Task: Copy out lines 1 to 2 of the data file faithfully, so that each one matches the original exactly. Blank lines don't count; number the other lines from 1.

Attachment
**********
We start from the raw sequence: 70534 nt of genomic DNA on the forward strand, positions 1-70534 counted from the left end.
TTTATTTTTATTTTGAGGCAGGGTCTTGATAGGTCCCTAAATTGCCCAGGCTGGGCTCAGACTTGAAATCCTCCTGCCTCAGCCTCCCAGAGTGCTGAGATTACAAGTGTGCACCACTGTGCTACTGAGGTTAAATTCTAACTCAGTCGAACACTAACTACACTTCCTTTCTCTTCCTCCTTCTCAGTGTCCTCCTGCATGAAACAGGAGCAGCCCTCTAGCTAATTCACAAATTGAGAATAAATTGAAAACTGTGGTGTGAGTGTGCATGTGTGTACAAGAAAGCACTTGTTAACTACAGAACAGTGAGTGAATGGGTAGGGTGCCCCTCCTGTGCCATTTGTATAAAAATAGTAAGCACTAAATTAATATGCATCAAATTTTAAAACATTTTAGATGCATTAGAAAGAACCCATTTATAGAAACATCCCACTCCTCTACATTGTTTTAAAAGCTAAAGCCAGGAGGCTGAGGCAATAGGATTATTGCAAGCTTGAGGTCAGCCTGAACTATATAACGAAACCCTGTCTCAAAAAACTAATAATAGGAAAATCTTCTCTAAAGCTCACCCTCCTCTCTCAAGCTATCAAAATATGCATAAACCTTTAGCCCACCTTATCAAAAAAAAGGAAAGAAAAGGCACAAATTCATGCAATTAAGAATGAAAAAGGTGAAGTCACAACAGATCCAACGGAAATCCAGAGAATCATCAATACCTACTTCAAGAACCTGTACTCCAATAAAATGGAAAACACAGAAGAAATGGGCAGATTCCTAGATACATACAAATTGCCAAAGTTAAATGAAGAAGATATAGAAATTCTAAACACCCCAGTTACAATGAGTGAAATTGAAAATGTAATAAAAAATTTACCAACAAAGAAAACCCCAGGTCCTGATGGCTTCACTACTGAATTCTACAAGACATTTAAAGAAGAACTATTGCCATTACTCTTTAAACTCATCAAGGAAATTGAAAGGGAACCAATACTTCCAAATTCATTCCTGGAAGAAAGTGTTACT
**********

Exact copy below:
We start from the raw sequence: 70534 nt of genomic DNA on the forward strand, positions 1-70534 counted from the left end.
TTTATTTTTATTTTGAGGCAGGGTCTTGATAGGTCCCTAAATTGCCCAGGCTGGGCTCAGACTTGAAATCCTCCTGCCTCAGCCTCCCAGAGTGCTGAGATTACAAGTGTGCACCACTGTGCTACTGAGGTTAAATTCTAACTCAGTCGAACACTAACTACACTTCCTTTCTCTTCCTCCTTCTCAGTGTCCTCCTGCATGAAACAGGAGCAGCCCTCTAGCTAATTCACAAATTGAGAATAAATTGAAAACTGTGGTGTGAGTGTGCATGTGTGTACAAGAAAGCACTTGTTAACTACAGAACAGTGAGTGAATGGGTAGGGTGCCCCTCCTGTGCCATTTGTATAAAAATAGTAAGCACTAAATTAATATGCATCAAATTTTAAAACATTTTAGATGCATTAGAAAGAACCCATTTATAGAAACATCCCACTCCTCTACATTGTTTTAAAAGCTAAAGCCAGGAGGCTGAGGCAATAGGATTATTGCAAGCTTGAGGTCAGCCTGAACTATATAACGAAACCCTGTCTCAAAAAACTAATAATAGGAAAATCTTCTCTAAAGCTCACCCTCCTCTCTCAAGCTATCAAAATATGCATAAACCTTTAGCCCACCTTATCAAAAAAAAGGAAAGAAAAGGCACAAATTCATGCAATTAAGAATGAAAAAGGTGAAGTCACAACAGATCCAACGGAAATCCAGAGAATCATCAATACCTACTTCAAGAACCTGTACTCCAATAAAATGGAAAACACAGAAGAAATGGGCAGATTCCTAGATACATACAAATTGCCAAAGTTAAATGAAGAAGATATAGAAATTCTAAACACCCCAGTTACAATGAGTGAAATTGAAAATGTAATAAAAAATTTACCAACAAAGAAAACCCCAGGTCCTGATGGCTTCACTACTGAATTCTACAAGACATTTAAAGAAGAACTATTGCCATTACTCTTTAAACTCATCAAGGAAATTGAAAGGGAACCAATACTTCCAAATTCATTCCTGGAAGAAAGTGTTACT